Crime

Police Department Wants to Know Where Your Surveillance Cameras Are

Police Department Wants to Know Where Your Surveillance Cameras Are
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More often that not, those of us who live in Denver and other sizable communities in Colorado and beyond are being watched by cameras maintained by municipalities and mounted in busy public areas. Now, cops in one Front Range community want to expand the network by supplementing their own surveillance gadgets with privately owned ones.

The Brighton Police Department is asking owners of local homes and businesses equipped with surveillance cameras to register the devices with the city. And BPD senior communications specialist Janelle McPherson expects other Colorado places to follow suit.

"It's kind of a trending thing here," McPherson says. "Longmont already does it. They've implemented it there and it's been successful. That's where we got the idea from — and now we're incorporating it for Brighton."

The concept, McPherson explains, is that "investigators and the police department are aware of where cameras are. That way, if something happens in the area, they know they can reach out to a property owner or business and say, 'We think a crime was committed around this time and this date. We want to look at your camera.'"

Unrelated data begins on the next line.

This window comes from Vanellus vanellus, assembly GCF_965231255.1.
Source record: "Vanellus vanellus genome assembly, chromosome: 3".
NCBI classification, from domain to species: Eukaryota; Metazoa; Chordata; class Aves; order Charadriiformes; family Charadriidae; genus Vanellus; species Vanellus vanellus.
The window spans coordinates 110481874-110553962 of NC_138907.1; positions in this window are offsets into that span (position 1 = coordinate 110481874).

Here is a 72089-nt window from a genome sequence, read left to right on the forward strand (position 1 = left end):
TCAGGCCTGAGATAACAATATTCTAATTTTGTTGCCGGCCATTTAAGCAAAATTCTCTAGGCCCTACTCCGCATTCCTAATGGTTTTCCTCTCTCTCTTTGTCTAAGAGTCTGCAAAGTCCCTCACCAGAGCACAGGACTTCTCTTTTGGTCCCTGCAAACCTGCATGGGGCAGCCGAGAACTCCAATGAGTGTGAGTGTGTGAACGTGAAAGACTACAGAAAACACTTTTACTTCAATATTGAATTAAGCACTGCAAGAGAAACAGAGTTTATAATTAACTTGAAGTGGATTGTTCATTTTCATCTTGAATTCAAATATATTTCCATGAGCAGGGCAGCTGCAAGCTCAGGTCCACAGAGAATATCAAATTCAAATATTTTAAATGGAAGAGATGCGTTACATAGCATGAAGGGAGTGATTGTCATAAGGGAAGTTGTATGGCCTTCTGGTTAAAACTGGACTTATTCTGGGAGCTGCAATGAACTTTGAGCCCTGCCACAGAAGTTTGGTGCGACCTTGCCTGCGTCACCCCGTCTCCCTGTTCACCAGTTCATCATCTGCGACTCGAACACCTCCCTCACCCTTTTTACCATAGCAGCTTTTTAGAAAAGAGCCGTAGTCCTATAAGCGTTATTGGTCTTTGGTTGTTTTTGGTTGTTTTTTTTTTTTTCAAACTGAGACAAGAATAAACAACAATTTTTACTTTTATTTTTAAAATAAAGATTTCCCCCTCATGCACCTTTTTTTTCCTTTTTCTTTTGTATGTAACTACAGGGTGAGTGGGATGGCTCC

There's been a debate for years over whether more surveillance cameras make people safer. But McPherson, who points out that the City of Brighton "has about 150 cameras mostly located at city buildings and parks," offers specific evidence that the approach works.

click to enlarge A High Activity Location Observation, or HALO, camera near the Pepsi Center. - FILE PHOTO
A High Activity Location Observation, or HALO, camera near the Pepsi Center.
File photo
"The Brighton Police Department has used footage in the past to solve crimes," she notes. "For example, a car accident off Fourth and Bromley was solved by asking for footage from cameras in the area, and the police department was able to see which driver was at fault. In addition, many business in town have worked with investigators by sharing camera footage when crimes took place in the area."

Knowing in advance which home or business has a camera speeds up the investigative process, McPherson believes. "If police officers and investigators know what's out there, we know who to ask if we need footage or any kind of help in our investigation. So it's kind of contracting with the cameras we wouldn't normally have access to."

McPherson emphasizes that the new program is strictly voluntary, and she doesn't want those uncomfortable with the thought of police knowing where their cameras are to feel any pressure. But she hopes others will be open to taking part.

"Officers can’t be everywhere at all times, so this partnership with the community will serve as an extra set of eyes around our town," she allows.

Make that a lot of extra sets.

Brighton residents can click to register for the department's neighborhood surveillance camera program.
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Michael Roberts has written for Westword since October 1990, serving stints as music editor and media columnist. He currently covers everything from breaking news and politics to sports and stories that defy categorization.
Contact: Michael Roberts